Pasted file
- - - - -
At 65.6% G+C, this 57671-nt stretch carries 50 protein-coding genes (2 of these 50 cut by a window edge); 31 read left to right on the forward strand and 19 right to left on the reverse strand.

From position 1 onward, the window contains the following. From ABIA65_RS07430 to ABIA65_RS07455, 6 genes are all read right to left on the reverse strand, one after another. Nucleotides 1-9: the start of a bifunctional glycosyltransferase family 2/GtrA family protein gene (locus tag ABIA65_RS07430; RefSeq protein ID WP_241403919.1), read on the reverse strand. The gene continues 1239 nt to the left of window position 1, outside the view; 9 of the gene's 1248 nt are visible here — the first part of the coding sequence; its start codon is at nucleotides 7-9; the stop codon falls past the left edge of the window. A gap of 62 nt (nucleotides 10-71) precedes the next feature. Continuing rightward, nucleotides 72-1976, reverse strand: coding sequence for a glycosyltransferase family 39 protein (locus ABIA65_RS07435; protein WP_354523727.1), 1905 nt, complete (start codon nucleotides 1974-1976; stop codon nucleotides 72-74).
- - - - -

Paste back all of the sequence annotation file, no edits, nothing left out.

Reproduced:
At 65.6% G+C, this 57671-nt stretch carries 50 protein-coding genes (2 of these 50 cut by a window edge); 31 read left to right on the forward strand and 19 right to left on the reverse strand.

From position 1 onward, the window contains the following. From ABIA65_RS07430 to ABIA65_RS07455, 6 genes are all read right to left on the reverse strand, one after another. Nucleotides 1-9: the start of a bifunctional glycosyltransferase family 2/GtrA family protein gene (locus tag ABIA65_RS07430; RefSeq protein ID WP_241403919.1), read on the reverse strand. The gene continues 1239 nt to the left of window position 1, outside the view; 9 of the gene's 1248 nt are visible here — the first part of the coding sequence; its start codon is at nucleotides 7-9; the stop codon falls past the left edge of the window. A gap of 62 nt (nucleotides 10-71) precedes the next feature. Continuing rightward, nucleotides 72-1976, reverse strand: coding sequence for a glycosyltransferase family 39 protein (locus ABIA65_RS07435; protein WP_354523727.1), 1905 nt, complete (start codon nucleotides 1974-1976; stop codon nucleotides 72-74).